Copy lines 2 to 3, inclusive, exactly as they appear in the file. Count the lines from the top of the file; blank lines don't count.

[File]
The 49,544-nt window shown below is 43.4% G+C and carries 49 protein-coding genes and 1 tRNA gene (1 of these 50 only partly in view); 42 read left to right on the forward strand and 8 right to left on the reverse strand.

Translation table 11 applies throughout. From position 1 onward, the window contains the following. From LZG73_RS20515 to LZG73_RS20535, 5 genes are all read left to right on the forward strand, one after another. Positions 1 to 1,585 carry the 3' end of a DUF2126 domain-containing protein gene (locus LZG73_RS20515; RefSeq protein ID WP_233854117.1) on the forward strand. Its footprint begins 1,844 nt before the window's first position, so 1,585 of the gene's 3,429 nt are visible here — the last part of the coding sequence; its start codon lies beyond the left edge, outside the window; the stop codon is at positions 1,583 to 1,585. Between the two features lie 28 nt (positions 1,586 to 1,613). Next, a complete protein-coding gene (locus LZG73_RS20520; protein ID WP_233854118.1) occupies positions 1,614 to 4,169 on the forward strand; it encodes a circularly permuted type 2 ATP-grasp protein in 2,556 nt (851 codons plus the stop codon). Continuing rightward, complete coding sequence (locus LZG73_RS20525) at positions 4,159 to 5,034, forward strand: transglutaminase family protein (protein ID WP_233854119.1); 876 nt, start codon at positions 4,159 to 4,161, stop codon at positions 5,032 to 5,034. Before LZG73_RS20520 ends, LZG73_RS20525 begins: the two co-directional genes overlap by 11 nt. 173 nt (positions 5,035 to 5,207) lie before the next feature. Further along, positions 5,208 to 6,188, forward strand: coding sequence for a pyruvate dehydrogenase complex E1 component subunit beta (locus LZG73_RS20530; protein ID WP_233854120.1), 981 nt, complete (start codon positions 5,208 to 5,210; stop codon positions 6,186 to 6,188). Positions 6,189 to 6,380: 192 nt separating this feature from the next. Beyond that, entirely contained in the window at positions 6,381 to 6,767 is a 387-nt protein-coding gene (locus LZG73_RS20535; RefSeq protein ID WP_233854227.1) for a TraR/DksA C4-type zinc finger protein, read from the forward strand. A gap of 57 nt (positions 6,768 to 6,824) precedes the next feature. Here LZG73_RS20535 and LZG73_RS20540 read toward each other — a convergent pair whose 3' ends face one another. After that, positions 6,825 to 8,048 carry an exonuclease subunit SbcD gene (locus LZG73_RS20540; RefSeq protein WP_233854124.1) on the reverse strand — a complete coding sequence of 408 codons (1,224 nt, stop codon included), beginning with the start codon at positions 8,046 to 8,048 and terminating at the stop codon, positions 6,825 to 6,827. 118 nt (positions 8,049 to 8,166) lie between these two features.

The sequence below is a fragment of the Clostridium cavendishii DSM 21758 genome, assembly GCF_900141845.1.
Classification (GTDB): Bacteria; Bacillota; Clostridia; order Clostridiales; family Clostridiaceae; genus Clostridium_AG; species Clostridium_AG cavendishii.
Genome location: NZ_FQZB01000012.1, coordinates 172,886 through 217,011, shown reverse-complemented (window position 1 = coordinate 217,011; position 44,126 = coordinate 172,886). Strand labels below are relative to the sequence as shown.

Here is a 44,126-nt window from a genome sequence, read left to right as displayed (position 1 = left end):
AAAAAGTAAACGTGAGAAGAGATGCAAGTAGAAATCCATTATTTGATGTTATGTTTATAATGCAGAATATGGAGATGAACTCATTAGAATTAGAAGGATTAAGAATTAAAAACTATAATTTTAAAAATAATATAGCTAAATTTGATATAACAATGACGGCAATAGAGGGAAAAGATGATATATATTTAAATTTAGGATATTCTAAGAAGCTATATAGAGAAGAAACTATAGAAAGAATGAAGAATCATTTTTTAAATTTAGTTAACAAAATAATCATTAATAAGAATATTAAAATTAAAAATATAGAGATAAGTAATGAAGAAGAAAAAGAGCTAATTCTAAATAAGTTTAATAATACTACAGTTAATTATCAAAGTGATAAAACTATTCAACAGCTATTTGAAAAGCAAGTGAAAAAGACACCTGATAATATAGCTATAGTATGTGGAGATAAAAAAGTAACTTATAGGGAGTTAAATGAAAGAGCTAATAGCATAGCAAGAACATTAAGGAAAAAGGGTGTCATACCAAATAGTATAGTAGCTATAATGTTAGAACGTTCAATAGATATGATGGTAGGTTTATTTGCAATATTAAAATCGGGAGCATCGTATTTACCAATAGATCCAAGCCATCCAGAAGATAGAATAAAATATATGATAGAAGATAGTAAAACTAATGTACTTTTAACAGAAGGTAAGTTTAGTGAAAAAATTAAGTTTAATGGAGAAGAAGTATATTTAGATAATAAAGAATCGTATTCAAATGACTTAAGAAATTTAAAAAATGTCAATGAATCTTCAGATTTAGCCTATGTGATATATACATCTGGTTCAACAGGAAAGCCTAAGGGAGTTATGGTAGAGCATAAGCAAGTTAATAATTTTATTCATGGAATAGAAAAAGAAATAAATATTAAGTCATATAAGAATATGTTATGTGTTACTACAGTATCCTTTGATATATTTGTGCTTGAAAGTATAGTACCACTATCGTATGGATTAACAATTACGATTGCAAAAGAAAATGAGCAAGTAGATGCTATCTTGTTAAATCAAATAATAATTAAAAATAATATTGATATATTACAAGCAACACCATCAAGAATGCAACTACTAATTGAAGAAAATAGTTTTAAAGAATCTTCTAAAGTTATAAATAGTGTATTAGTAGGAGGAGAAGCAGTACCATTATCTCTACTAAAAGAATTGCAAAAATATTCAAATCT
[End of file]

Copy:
Translation table 11 applies throughout. From position 1 onward, the window contains the following. From LZG73_RS20515 to LZG73_RS20535, 5 genes are all read left to right on the forward strand, one after another. Positions 1 to 1,585 carry the 3' end of a DUF2126 domain-containing protein gene (locus LZG73_RS20515; RefSeq protein ID WP_233854117.1) on the forward strand. Its footprint begins 1,844 nt before the window's first position, so 1,585 of the gene's 3,429 nt are visible here — the last part of the coding sequence; its start codon lies beyond the left edge, outside the window; the stop codon is at positions 1,583 to 1,585. Between the two features lie 28 nt (positions 1,586 to 1,613). Next, a complete protein-coding gene (locus LZG73_RS20520; protein ID WP_233854118.1) occupies positions 1,614 to 4,169 on the forward strand; it encodes a circularly permuted type 2 ATP-grasp protein in 2,556 nt (851 codons plus the stop codon). Continuing rightward, complete coding sequence (locus LZG73_RS20525) at positions 4,159 to 5,034, forward strand: transglutaminase family protein (protein ID WP_233854119.1); 876 nt, start codon at positions 4,159 to 4,161, stop codon at positions 5,032 to 5,034. Before LZG73_RS20520 ends, LZG73_RS20525 begins: the two co-directional genes overlap by 11 nt. 173 nt (positions 5,035 to 5,207) lie before the next feature. Further along, positions 5,208 to 6,188, forward strand: coding sequence for a pyruvate dehydrogenase complex E1 component subunit beta (locus LZG73_RS20530; protein ID WP_233854120.1), 981 nt, complete (start codon positions 5,208 to 5,210; stop codon positions 6,186 to 6,188). Positions 6,189 to 6,380: 192 nt separating this feature from the next. Beyond that, entirely contained in the window at positions 6,381 to 6,767 is a 387-nt protein-coding gene (locus LZG73_RS20535; RefSeq protein ID WP_233854227.1) for a TraR/DksA C4-type zinc finger protein, read from the forward strand. A gap of 57 nt (positions 6,768 to 6,824) precedes the next feature. Here LZG73_RS20535 and LZG73_RS20540 read toward each other — a convergent pair whose 3' ends face one another. After that, positions 6,825 to 8,048 carry an exonuclease subunit SbcD gene (locus LZG73_RS20540; RefSeq protein WP_233854124.1) on the reverse strand — a complete coding sequence of 408 codons (1,224 nt, stop codon included), beginning with the start codon at positions 8,046 to 8,048 and terminating at the stop codon, positions 6,825 to 6,827. 118 nt (positions 8,049 to 8,166) lie between these two features.

The sequence below is a fragment of the Clostridium cavendishii DSM 21758 genome, assembly GCF_900141845.1.